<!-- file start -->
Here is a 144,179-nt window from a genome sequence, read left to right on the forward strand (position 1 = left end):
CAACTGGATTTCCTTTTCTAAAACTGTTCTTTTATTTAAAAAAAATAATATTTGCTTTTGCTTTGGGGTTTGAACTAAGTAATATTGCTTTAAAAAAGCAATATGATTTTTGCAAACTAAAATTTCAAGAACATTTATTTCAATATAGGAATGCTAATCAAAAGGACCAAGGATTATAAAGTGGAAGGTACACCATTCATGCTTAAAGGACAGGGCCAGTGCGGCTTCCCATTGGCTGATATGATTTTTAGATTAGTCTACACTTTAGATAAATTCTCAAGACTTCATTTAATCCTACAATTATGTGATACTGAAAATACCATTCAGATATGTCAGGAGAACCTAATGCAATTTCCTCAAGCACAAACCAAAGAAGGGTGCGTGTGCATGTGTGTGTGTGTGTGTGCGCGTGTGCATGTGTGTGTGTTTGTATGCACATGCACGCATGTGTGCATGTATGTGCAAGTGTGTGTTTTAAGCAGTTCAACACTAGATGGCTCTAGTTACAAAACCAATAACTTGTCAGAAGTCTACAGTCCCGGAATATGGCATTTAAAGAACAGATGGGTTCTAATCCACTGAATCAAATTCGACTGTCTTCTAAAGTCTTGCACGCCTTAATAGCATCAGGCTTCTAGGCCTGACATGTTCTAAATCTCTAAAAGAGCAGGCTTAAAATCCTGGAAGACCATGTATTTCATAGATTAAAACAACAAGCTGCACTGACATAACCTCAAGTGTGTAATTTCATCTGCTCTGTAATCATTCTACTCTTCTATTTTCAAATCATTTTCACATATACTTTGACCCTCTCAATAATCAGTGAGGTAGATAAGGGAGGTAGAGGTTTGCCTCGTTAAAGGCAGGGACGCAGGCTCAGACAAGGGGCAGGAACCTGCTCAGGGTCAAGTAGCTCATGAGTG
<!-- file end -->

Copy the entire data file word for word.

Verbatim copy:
Here is a 144,179-nt window from a genome sequence, read left to right on the forward strand (position 1 = left end):
CAACTGGATTTCCTTTTCTAAAACTGTTCTTTTATTTAAAAAAAATAATATTTGCTTTTGCTTTGGGGTTTGAACTAAGTAATATTGCTTTAAAAAAGCAATATGATTTTTGCAAACTAAAATTTCAAGAACATTTATTTCAATATAGGAATGCTAATCAAAAGGACCAAGGATTATAAAGTGGAAGGTACACCATTCATGCTTAAAGGACAGGGCCAGTGCGGCTTCCCATTGGCTGATATGATTTTTAGATTAGTCTACACTTTAGATAAATTCTCAAGACTTCATTTAATCCTACAATTATGTGATACTGAAAATACCATTCAGATATGTCAGGAGAACCTAATGCAATTTCCTCAAGCACAAACCAAAGAAGGGTGCGTGTGCATGTGTGTGTGTGTGTGTGCGCGTGTGCATGTGTGTGTGTTTGTATGCACATGCACGCATGTGTGCATGTATGTGCAAGTGTGTGTTTTAAGCAGTTCAACACTAGATGGCTCTAGTTACAAAACCAATAACTTGTCAGAAGTCTACAGTCCCGGAATATGGCATTTAAAGAACAGATGGGTTCTAATCCACTGAATCAAATTCGACTGTCTTCTAAAGTCTTGCACGCCTTAATAGCATCAGGCTTCTAGGCCTGACATGTTCTAAATCTCTAAAAGAGCAGGCTTAAAATCCTGGAAGACCATGTATTTCATAGATTAAAACAACAAGCTGCACTGACATAACCTCAAGTGTGTAATTTCATCTGCTCTGTAATCATTCTACTCTTCTATTTTCAAATCATTTTCACATATACTTTGACCCTCTCAATAATCAGTGAGGTAGATAAGGGAGGTAGAGGTTTGCCTCGTTAAAGGCAGGGACGCAGGCTCAGACAAGGGGCAGGAACCTGCTCAGGGTCAAGTAGCTCATGAGTG